NEW DELHI: All workers in hospitals are more susceptible to Covid-19, but within the category, it's mostly sanitation workers and attendants who are bearing the brunt of the infection, an analysis at the country’s top health institution AIIMS, Delhi has shown.
The study titled “Risk stratification as a tool to rationalize quarantine among health care workers exposed to Covid-19 cases – Evidence from a tertiary healthcare centre in India” showed that a total of 321 positive cases were reported to the Central Contact Tracing Team from April 11 to June 8.
Of these, 238 (74.1%) were healthcare workers and other employees, while 83 (25.9%) were patients admitted in non-Covid areas due to other medical conditions.
Among the Covid positive HCWs, the largest proportion was contributed by hospital attendants and sanitation workers (35.3%), followed by nurses (17.2%), and security personnel (n=32; 13.3%).
Doctors and laboratory staff contributed about 12 % while others included administrative staff (5.5%), and other workers.
These figures tabulated as part of the analysis—as its primary focus was assessing risk for those exposed to confirmed cases—have brought to the fore the extreme vulnerability of the lowest rung workers in hospital settings who are mostly denied basic protection and facilities to avoid the infection.
A researcher associated with the project who did not wish to be named told this newspaper that a main reason for many sanitation workers and ward boys catching the infection could be complete lack of or low-quality personal protection equipment provided to them.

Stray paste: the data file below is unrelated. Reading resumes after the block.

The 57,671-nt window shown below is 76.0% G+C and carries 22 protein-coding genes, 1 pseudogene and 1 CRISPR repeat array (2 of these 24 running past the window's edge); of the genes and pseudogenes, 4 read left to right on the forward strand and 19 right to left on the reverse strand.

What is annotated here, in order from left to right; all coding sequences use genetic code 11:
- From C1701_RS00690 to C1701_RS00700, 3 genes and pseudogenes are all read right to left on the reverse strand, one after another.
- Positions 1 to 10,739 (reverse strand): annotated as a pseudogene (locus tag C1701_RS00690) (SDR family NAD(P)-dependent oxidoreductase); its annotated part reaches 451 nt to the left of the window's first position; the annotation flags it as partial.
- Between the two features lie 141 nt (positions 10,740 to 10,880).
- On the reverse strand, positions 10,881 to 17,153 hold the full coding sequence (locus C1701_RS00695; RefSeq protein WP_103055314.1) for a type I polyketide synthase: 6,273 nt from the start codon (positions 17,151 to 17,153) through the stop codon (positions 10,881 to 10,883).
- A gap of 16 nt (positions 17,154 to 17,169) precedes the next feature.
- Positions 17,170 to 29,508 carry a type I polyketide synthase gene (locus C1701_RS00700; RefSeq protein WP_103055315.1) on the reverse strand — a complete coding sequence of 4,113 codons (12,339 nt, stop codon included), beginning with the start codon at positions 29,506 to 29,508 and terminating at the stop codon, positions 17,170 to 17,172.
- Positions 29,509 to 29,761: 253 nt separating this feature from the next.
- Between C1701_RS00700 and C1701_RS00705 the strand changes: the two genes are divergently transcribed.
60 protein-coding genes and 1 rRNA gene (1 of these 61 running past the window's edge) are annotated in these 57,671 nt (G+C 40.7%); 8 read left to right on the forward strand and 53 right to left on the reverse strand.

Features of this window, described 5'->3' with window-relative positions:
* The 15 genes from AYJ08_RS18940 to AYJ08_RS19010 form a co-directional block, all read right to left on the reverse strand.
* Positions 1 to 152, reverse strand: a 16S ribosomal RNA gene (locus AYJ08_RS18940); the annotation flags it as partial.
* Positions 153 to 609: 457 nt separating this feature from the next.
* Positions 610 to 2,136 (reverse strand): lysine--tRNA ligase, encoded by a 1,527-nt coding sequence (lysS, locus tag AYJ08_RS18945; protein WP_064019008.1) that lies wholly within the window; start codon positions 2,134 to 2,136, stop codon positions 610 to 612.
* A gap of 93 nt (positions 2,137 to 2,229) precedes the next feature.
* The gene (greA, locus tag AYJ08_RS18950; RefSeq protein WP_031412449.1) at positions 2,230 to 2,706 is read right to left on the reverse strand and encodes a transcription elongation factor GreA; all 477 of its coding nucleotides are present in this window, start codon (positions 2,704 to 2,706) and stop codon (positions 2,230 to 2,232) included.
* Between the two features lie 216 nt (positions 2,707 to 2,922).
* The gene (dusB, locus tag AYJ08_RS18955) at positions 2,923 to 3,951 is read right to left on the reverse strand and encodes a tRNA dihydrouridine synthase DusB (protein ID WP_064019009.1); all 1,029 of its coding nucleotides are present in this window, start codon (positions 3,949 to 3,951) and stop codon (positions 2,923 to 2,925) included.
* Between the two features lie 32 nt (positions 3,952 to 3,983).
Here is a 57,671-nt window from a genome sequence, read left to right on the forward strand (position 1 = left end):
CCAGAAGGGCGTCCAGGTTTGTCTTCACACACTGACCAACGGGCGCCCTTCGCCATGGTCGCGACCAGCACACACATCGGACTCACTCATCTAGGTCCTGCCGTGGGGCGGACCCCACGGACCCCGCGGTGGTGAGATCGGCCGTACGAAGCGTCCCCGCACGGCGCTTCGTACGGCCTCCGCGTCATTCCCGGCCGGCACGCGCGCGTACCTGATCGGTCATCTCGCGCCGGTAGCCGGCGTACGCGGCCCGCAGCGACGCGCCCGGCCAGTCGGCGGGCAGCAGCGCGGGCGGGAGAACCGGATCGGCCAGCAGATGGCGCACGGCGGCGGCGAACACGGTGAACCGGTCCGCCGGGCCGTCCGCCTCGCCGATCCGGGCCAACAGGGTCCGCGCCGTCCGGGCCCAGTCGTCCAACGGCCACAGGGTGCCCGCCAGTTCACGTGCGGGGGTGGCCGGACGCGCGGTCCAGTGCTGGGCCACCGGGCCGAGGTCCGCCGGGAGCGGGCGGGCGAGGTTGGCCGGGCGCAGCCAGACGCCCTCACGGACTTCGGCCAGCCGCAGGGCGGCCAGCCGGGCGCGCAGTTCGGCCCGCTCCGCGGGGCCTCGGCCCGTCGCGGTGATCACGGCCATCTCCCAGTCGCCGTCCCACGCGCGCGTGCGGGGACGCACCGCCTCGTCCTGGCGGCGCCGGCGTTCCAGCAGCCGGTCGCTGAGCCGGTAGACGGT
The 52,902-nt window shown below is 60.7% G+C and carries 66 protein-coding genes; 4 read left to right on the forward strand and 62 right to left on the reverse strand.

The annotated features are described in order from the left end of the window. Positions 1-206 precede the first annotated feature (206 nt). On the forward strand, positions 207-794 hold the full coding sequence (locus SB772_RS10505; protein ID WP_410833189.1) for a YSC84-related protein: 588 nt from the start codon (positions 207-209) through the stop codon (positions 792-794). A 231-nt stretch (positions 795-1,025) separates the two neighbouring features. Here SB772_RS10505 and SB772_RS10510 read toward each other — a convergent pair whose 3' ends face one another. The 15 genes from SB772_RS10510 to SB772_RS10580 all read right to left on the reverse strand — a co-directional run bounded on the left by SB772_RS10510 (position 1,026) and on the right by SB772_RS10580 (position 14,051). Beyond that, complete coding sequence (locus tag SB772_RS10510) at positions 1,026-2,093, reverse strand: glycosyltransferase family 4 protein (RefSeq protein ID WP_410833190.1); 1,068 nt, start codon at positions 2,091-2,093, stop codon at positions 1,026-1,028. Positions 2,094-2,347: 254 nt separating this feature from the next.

“It’s a fact that they are the most exposed workers in hospitals who are also the most neglected lot,” he said.
Responding to a question on why among the HWCs, the least number of infected were doctors—he cited two reasons.
“One the PPE provided to them is the best quality of late and also senior doctors sometimes only supervise juniors and nurses who tend to the patients directly,” he said.
Though these findings are from only one major tertiary care centre, these could be reflecting the situation in most other large hospitals.
The results assume significance as there is no comprehensive data in the public domain on the impact of the disease in HWCs.
Indian Medical Association, the largest body of private doctors, two days back said that nearly 200 of its members have already succumbed to the infectious disease so far. There is however no clarity on the numbers of other HWCs either in government or private sector.
As the main objective of the study, the AIIMS report meanwhile noted that the 3,853 hospital employees exposed to the 321 Covid-19 cases, both patients as well as other HCWs, were tracked and the as per the risk stratification, 560 contacts were classified as “high risk” and 3,293 (85.5%) as “low risk” contacts.
Of the total 3,853 contacts, 118 (3.1%) tested positive for Covid-19 by RTPCR. Among the 560 high-risk contacts, 40 became Covid-19 positive during the quarantine period.
“The risk stratification tool developed by us served its intended purpose of correctly categorizing the risk category of exposure, as well as minimizing unnecessary quarantine of Covid-19 exposed health care workers,” said the researchers. “The utility of the tool could be further enhanced by some modification in the existing quarantine policy.”